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SF forms office to tackle city’s racial inequities

San Francisco Mayor London Breed and city officials celebrated The City’s first Office of Racial Equity at a ceremonial signing of the legislation authored by supervisors Sandra Fewer and Vallie Brown.

The office, under jurisdiction of the Human Rights Commission, seeks to advance and improve racial equity in The City and mend past policies that have worsened racial disparities.

Breed said at Tuesday’s ceremony:

“The Office of Racial Equity is really about making that investment, it is about saying that we are tired of reports and tired of the promises and we need to start putting our money where our mouth is.”

Breed added that The City had made previous attempts to address racial inequity, specifically in African American communities, but said problems persist in areas of housing access and homelessness.

Jerold Chinn/SFBay Mayor London Breed is seen signing legislation in San Francisco, Calif., on Tuesday, October 1, 2019, to create The City’s first Office of Racial Equity.

Breed said:

“We have seen on many occasions the African American community lose time and time again.”

The legislation, passed by the Board of Supervisors in July and signed by Breed in August, requires city departments to submit plans by Dec. 31, 2020 that identify ways to address inequities with metrics by which goals will be achieved.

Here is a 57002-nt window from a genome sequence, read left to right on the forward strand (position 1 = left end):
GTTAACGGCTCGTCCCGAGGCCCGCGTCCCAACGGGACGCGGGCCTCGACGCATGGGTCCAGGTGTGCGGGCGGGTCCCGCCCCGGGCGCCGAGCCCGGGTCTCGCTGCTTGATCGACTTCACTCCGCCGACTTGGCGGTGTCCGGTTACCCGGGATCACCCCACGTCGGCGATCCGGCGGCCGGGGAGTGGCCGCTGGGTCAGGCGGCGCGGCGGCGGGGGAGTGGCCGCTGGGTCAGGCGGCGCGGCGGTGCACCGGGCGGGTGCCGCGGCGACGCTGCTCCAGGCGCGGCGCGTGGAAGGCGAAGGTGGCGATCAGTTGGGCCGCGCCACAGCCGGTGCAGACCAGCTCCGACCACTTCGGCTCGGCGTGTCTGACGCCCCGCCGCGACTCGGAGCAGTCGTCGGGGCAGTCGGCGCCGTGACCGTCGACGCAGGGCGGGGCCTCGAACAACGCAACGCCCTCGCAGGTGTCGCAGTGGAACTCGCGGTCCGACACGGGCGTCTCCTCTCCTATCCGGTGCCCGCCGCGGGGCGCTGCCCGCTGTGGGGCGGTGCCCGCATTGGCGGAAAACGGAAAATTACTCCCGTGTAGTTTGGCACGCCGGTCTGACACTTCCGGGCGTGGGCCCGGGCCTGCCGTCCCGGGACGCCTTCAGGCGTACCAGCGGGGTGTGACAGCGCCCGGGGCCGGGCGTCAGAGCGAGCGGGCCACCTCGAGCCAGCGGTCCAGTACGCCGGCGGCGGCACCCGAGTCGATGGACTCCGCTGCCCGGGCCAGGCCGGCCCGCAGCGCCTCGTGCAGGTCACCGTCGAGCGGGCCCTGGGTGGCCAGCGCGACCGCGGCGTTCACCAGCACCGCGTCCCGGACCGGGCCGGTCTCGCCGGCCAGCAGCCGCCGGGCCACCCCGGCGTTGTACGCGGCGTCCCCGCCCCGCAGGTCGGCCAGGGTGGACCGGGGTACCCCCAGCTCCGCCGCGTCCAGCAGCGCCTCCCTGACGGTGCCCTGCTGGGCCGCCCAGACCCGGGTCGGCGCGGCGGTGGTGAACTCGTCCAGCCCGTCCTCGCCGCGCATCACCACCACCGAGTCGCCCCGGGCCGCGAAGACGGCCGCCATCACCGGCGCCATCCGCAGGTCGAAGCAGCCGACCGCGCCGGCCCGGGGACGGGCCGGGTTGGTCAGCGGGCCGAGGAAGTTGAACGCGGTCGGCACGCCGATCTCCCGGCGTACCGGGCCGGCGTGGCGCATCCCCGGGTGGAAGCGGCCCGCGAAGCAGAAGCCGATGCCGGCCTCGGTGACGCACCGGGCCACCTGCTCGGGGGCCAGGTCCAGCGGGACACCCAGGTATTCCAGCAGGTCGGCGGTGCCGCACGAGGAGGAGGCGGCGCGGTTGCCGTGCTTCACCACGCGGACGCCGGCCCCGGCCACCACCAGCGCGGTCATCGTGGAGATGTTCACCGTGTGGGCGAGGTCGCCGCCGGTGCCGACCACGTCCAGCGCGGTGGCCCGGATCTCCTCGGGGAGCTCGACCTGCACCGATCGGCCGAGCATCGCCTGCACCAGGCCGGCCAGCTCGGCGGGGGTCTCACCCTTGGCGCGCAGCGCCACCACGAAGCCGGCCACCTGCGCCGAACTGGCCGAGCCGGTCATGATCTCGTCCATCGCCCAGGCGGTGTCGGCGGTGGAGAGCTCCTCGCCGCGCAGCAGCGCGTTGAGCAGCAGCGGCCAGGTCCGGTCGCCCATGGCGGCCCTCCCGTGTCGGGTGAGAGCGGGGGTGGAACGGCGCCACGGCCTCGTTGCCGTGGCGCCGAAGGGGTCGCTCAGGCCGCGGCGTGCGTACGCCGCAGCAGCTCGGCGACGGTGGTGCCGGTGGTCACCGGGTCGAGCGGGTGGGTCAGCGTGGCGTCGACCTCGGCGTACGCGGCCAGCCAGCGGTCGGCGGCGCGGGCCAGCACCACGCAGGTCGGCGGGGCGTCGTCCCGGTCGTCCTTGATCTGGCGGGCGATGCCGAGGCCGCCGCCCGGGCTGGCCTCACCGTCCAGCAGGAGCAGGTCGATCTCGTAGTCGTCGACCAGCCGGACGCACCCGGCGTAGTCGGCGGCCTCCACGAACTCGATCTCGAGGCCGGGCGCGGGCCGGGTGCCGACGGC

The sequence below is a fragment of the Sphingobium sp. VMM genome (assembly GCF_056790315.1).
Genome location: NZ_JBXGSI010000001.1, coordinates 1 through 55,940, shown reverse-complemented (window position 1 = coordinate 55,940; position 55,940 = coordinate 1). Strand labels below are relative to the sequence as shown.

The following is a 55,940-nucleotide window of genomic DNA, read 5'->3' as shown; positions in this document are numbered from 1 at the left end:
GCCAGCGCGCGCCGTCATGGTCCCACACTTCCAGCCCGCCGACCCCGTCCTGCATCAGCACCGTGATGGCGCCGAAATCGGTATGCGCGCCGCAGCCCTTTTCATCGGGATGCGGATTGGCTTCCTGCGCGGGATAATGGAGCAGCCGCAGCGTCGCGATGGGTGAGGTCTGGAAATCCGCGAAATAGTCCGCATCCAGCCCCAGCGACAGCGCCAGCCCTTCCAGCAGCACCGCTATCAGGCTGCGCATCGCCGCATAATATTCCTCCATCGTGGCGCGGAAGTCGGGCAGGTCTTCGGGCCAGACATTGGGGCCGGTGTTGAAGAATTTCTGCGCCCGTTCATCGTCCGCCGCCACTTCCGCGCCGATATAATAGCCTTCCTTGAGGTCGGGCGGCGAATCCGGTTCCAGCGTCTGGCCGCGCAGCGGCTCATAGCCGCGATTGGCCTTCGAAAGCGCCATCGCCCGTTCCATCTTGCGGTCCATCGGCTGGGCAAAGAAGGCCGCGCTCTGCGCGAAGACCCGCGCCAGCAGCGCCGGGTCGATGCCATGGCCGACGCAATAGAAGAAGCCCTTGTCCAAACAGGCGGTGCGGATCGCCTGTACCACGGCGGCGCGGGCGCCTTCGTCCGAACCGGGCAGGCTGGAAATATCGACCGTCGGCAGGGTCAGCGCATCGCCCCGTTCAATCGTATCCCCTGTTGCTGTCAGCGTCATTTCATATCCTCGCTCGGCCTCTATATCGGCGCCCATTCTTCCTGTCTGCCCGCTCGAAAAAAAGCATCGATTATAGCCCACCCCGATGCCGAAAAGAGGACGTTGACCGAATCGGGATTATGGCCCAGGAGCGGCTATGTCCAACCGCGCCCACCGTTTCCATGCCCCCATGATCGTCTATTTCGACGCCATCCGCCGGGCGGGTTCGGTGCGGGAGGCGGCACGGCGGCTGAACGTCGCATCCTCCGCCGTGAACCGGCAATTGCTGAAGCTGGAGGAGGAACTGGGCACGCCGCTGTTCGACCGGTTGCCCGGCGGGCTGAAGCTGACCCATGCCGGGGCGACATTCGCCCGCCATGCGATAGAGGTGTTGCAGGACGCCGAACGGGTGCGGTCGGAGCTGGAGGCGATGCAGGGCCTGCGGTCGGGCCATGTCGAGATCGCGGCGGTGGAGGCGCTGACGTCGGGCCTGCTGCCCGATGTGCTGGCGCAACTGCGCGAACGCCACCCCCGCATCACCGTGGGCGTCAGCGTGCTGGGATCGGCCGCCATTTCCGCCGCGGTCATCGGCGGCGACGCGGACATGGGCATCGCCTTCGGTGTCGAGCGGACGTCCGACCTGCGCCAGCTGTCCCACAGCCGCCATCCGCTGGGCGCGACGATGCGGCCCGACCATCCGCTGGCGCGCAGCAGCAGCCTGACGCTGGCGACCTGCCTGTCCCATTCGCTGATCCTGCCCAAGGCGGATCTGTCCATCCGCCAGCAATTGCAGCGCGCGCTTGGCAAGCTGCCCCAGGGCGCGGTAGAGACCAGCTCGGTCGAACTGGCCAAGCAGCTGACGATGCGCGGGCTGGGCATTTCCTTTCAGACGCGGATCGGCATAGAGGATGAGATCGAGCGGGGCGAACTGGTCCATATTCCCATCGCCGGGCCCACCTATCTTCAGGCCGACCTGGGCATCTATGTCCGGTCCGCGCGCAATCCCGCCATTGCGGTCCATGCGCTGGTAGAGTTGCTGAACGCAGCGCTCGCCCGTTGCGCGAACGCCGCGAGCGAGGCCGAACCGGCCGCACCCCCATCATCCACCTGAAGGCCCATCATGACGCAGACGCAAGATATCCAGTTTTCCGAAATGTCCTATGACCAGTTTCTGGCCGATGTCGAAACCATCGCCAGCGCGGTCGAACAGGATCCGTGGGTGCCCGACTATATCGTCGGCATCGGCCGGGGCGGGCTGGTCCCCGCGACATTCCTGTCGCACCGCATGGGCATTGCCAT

The Office of Racial Equity staff will review any legislation introduced by supervisors after Jan. 1, 2021 in areas of housing, land use, employment, economic security, public health and safety, assessing the impact of each proposed ordinance on racial equity.

Additionally, the office will report progress monthly to the Human Rights Commission.

Fewer said that people when come to San Francisco, they expect to see a diverse city where people of color are thriving, but she said:

“Yet, we are not seeing that.”

Jerold Chinn/SFBay Supervisor Sandra Fewer speaks at the podium celebrating the creation of San Francisco’s first Office of Racial Equity during a ceremony in San Francisco, Calif., on Tuesday, October 1, 2019.

Fewer continued:

“We are taking a stand in San Francisco to say San Francisco will not stand for systemic racism.”

Brown said the office will work with members of community to determine issues that should be taken up by the Board of Supervisors.

Brown said:

“Don’t we want the community to bring the policy, bring the funding suggestions to us? It has to come from the community not from us telling you what we need.”

Approximately $1 million have been allocated from The City’s current two-year budget to staff the new office for more than two years.

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